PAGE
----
Assembling the meteorological sensor boxes that we will be placing around the island

On Friday, we had our last presentation about Hawaii. We learned about the two peaks of Mauna Loa and Mauna Kea volcanoes. Professor Jesse Kroll ended the class with a recap of the travel logistics.

Tomorrow, we fly to Hawaii!

 

 

+ More

MEMSI – The Setup

January 9th, 2019MEMSI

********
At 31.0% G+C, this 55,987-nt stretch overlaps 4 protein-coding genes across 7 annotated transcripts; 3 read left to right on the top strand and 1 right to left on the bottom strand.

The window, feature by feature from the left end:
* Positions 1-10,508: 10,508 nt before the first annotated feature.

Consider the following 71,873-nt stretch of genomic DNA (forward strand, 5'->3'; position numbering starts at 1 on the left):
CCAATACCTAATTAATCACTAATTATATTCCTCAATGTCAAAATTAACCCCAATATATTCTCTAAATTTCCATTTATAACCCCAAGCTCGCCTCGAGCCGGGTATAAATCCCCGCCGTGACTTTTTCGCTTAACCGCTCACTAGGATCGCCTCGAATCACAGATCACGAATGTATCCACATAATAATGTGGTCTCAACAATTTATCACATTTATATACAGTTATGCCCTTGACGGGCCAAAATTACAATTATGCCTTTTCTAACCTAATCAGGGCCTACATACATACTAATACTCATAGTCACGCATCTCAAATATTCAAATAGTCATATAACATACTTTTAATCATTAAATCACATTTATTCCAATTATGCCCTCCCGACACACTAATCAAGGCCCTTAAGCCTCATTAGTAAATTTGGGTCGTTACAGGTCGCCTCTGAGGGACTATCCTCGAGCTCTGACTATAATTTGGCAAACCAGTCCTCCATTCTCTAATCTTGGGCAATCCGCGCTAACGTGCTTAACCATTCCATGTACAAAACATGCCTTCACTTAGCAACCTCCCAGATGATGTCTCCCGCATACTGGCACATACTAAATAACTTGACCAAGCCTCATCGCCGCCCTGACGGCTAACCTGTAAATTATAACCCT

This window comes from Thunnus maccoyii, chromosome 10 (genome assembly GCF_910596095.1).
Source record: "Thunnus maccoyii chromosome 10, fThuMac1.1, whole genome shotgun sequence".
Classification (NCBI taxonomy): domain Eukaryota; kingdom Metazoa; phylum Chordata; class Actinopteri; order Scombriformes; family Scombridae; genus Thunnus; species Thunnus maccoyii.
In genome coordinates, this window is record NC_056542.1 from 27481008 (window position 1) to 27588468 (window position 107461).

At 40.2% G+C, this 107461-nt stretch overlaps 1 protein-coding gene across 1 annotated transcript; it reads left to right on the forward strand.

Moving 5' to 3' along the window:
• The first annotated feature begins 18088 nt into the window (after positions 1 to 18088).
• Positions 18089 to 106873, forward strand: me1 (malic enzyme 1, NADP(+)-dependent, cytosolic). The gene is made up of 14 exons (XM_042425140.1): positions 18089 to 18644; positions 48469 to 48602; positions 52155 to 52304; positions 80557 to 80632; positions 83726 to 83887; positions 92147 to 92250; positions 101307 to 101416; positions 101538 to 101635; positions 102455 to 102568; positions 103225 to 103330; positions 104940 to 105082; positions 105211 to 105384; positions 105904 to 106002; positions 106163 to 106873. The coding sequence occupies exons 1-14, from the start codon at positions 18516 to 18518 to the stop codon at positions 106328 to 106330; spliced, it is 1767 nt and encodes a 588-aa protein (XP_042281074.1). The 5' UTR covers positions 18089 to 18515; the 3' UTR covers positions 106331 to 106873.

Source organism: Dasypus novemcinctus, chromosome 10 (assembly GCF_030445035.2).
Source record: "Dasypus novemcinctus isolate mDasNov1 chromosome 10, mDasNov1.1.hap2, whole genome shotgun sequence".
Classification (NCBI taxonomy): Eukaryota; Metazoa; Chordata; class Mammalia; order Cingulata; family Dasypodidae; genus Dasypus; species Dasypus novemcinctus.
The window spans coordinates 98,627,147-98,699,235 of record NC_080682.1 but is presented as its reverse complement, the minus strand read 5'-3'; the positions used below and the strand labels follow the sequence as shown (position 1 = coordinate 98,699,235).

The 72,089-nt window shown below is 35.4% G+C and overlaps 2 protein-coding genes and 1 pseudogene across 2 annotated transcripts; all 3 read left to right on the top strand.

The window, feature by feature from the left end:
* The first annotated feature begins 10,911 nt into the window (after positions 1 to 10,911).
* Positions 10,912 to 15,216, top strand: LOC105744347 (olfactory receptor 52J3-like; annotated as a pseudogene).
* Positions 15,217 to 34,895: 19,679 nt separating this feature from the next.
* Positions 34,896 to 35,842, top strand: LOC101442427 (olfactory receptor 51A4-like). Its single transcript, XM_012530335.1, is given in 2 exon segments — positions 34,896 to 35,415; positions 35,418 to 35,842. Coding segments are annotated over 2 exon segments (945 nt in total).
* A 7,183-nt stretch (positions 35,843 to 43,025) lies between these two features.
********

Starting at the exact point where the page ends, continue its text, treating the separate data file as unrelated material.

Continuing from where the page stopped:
By Eric Wong '19 MEMSI [MIT Entrepreneurship and Maker Skills Integrator] is a two-week hardware startup bootcamp based in Hong Kong! This year’s cohort includes thirty-four students across a wide breadth of both undergraduate and graduate programs. There are seventeen MIT students and seventeen Hong Kong students who will be exposed to the entrepreneurial scene here in Asia. They will get a glimpse into the manufacturing process in several facilities in China, and participate in various workshops capturing different aspects of the product design process. At the end of the two weeks, six products with prototypes and business models will be presented to a panel of judges and an audience of entrepreneurs and investors from the Hong Kong area. Over the course of these two weeks, there will be a series of workshops designed to teach us the Disciplined Entrepreneurship Framework developed by the Martin Trust Center Director, Bill Aulet. These workshops are complemented with short lessons on various technical skills that are key prototyping mediums including foamcore, breadboarding, arduino programming, and soldering. Design Thinking Workshop Design thinking is a formulated process that focuses upon user centered research and informed design. In small groups, we practiced one of the key aspects of product design: IDEATION! We were given a prompt called ‘the future of communication’ for which we had five minutes to write down all of our hopes and fears about this topic. Presenting "touch," a universal and reliable communication platform From here, we learned how to properly understand users [...]